New Albany officials order restaurant dining rooms closed

March 20th, 2020     Featured General News

City of New Albany orders restaurants to close dining rooms

New Albany officials have ordered all restaurants in the city to close in-facility dining effective at midnight Friday, March 20. Restaurants may offer curbside or delivery service.

The mayor and board of aldermen issued the order Friday.

Mayor Tim Kent

“The city realizes that this will pose an extreme hardship on our local restaurants, whom we value greatly,” Mayor Tim Kent said. “We want to encourage the public to continue to buy food from them, if they choose to remain open.”

“The CDC has advised us that the virus cannot be acquired by eating food. Just wash your hands thoroughly. And we believe it is crucial that we all do our part to shop locally, eat locally, live locally. We are in this together, and our businesses need you to use them, even if it is nothing more than the purchase of a gift card as a promise of your future business.”

Kent says city departments and services are working well under emergency conditions, but he fears many people are not taking the threat seriously.

Fears people are not taking the coronavirus threat seriously

“I cannot underline the urgency enough,” he said. “We are in a time of crisis and the threat is real.”

Kent noted this is the first time the president, the governor, the county and the city have all declared a state of emergency at the same time.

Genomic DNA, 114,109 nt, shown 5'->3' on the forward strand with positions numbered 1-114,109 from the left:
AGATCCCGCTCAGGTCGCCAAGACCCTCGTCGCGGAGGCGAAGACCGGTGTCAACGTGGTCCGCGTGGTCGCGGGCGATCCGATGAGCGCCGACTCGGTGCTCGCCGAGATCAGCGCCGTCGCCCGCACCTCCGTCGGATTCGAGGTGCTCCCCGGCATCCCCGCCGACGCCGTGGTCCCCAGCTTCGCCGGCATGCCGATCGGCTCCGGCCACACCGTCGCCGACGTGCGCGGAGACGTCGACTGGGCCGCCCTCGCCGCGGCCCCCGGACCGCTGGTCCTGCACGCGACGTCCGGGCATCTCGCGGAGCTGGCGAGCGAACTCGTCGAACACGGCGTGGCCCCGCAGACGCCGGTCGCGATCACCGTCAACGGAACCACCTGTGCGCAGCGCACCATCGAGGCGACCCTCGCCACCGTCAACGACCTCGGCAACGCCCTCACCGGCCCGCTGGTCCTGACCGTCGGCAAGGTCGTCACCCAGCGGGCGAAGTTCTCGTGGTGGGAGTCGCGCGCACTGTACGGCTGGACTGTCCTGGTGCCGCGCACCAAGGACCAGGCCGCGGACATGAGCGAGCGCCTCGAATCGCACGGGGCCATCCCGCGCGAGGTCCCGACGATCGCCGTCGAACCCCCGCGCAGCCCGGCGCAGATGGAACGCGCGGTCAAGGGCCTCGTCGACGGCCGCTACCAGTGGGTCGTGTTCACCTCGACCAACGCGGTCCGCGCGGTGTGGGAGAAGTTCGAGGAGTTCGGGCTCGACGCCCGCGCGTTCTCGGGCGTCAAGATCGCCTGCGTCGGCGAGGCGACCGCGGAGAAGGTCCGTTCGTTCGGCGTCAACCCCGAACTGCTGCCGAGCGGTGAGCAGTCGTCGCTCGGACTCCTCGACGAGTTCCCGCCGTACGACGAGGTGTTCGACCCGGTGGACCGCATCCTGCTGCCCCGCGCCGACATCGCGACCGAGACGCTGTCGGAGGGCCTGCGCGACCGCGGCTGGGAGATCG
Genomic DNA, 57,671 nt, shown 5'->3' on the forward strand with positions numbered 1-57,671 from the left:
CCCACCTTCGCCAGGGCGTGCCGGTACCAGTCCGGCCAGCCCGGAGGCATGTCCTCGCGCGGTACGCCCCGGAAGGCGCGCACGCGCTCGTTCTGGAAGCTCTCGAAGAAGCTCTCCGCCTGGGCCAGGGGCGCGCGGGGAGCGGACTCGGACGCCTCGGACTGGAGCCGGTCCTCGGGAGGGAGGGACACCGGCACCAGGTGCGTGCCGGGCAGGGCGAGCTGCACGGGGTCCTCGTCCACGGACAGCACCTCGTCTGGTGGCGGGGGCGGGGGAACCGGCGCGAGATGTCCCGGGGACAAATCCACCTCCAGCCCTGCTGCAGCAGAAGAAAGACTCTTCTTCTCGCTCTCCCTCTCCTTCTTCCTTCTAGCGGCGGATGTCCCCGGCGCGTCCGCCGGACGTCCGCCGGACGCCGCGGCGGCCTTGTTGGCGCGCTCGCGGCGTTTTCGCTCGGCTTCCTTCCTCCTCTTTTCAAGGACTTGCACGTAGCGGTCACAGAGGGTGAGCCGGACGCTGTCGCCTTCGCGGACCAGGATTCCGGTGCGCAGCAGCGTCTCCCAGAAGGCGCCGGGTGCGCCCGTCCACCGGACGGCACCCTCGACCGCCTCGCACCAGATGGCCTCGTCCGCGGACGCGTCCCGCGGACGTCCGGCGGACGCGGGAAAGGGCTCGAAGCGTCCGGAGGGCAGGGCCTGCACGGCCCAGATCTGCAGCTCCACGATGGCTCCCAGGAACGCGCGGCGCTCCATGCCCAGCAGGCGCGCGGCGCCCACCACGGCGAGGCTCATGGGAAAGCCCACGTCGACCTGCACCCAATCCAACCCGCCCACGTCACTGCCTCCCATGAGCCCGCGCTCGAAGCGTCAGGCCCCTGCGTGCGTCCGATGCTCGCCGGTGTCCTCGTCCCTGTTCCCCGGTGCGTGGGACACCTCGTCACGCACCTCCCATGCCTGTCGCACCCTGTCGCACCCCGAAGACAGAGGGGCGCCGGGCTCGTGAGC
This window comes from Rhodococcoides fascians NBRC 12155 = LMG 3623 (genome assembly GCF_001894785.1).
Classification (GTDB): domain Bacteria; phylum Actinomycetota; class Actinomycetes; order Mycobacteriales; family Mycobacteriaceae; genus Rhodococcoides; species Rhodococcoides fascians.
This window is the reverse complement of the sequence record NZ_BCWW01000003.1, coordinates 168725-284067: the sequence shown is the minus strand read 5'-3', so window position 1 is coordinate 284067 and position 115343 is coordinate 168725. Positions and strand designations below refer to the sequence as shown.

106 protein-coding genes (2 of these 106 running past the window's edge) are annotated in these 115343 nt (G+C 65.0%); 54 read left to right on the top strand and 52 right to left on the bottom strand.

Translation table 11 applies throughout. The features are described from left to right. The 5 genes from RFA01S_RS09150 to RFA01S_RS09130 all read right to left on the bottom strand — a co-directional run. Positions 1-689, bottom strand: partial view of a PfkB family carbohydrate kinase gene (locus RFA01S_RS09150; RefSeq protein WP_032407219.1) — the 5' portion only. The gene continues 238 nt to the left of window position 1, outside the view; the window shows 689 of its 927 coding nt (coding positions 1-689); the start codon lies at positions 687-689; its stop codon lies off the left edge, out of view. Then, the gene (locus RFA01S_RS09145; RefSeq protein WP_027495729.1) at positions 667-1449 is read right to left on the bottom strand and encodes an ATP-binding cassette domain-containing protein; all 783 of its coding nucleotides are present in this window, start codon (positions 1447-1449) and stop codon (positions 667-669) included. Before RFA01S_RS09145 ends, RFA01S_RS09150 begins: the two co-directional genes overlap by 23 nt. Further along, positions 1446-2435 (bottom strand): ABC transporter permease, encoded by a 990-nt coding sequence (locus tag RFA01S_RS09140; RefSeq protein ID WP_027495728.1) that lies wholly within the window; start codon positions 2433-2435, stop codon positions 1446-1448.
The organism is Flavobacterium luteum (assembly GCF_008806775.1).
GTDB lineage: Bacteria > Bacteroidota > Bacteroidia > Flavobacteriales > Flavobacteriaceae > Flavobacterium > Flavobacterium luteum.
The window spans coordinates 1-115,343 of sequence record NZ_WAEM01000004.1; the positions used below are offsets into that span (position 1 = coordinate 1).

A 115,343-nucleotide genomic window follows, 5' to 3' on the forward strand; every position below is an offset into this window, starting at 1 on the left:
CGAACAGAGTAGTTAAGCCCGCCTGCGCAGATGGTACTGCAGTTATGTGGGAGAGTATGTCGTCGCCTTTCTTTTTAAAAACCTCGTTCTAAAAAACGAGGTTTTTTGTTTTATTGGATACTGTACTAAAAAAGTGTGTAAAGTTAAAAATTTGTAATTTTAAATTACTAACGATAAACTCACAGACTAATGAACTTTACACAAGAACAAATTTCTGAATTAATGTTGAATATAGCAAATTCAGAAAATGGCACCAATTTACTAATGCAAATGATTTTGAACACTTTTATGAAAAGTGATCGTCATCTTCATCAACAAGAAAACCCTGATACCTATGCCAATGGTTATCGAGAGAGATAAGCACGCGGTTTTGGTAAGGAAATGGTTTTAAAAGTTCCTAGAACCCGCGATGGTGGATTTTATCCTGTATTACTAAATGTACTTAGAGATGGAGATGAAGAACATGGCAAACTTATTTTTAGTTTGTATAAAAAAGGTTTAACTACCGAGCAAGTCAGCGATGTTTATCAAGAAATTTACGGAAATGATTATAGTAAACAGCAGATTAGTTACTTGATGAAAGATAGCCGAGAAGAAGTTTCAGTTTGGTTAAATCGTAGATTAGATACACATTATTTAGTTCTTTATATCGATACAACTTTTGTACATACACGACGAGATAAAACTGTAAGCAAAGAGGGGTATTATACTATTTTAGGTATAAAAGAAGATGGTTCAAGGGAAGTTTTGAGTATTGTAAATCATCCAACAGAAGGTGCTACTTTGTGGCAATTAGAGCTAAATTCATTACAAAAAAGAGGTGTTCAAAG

“This threat is not merely speculation or exaggeration,” he said. “We know the course this pandemic will take if we do not act.”

Area hospitals not equipped for large inflow of patients

“We potentially face very high infection rates, mostly with mild symptoms, but some requiring hospitalization and critical treatment and, if infection rates go high, far too many likely to result in death,” he said.

“As with most cities, our hospital system does not have the capacity to treat a rapid inflow of patients, including more who may need ventilators and similar treatment.

Must ‘flatten the curve’

“So we have to ‘flatten the curve’ by making the spread of this virus slow to a rate our health system can handle. We owe it to each other to do this,” he said.

The mayor is optimistic we can do this as has been done in other localities.

“The plain and simple truth is that towns, counties and individuals who socially isolate save lives. And the officials of the City of New Albany are fully committed to saving the lives in our community.”

Businesses asked to make work places safer

City officials are also encouraging all businesses to send non-essential workers home temporarily, or implement policies such as dividing workers into shifts, operating skeleton crews, or whatever is necessary to protect the safety of workers and community.